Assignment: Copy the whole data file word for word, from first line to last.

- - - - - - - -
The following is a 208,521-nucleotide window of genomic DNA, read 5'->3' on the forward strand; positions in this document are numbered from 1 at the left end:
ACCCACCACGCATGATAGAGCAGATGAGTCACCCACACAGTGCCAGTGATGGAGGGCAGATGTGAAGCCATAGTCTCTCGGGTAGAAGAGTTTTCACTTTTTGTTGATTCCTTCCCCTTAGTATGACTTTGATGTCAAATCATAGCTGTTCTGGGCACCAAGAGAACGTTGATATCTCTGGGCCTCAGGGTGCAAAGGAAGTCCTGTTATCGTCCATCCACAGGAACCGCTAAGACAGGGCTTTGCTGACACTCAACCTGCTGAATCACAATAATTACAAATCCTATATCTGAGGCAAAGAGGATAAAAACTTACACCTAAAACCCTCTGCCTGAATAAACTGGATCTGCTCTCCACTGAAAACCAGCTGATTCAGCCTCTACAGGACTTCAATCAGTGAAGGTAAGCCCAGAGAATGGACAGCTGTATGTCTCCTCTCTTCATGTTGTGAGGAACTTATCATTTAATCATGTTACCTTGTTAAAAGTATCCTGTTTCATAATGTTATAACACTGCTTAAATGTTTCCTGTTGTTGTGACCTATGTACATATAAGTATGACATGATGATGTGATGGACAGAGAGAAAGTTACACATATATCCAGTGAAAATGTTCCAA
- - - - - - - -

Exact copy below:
The following is a 208,521-nucleotide window of genomic DNA, read 5'->3' on the forward strand; positions in this document are numbered from 1 at the left end:
ACCCACCACGCATGATAGAGCAGATGAGTCACCCACACAGTGCCAGTGATGGAGGGCAGATGTGAAGCCATAGTCTCTCGGGTAGAAGAGTTTTCACTTTTTGTTGATTCCTTCCCCTTAGTATGACTTTGATGTCAAATCATAGCTGTTCTGGGCACCAAGAGAACGTTGATATCTCTGGGCCTCAGGGTGCAAAGGAAGTCCTGTTATCGTCCATCCACAGGAACCGCTAAGACAGGGCTTTGCTGACACTCAACCTGCTGAATCACAATAATTACAAATCCTATATCTGAGGCAAAGAGGATAAAAACTTACACCTAAAACCCTCTGCCTGAATAAACTGGATCTGCTCTCCACTGAAAACCAGCTGATTCAGCCTCTACAGGACTTCAATCAGTGAAGGTAAGCCCAGAGAATGGACAGCTGTATGTCTCCTCTCTTCATGTTGTGAGGAACTTATCATTTAATCATGTTACCTTGTTAAAAGTATCCTGTTTCATAATGTTATAACACTGCTTAAATGTTTCCTGTTGTTGTGACCTATGTACATATAAGTATGACATGATGATGTGATGGACAGAGAGAAAGTTACACATATATCCAGTGAAAATGTTCCAA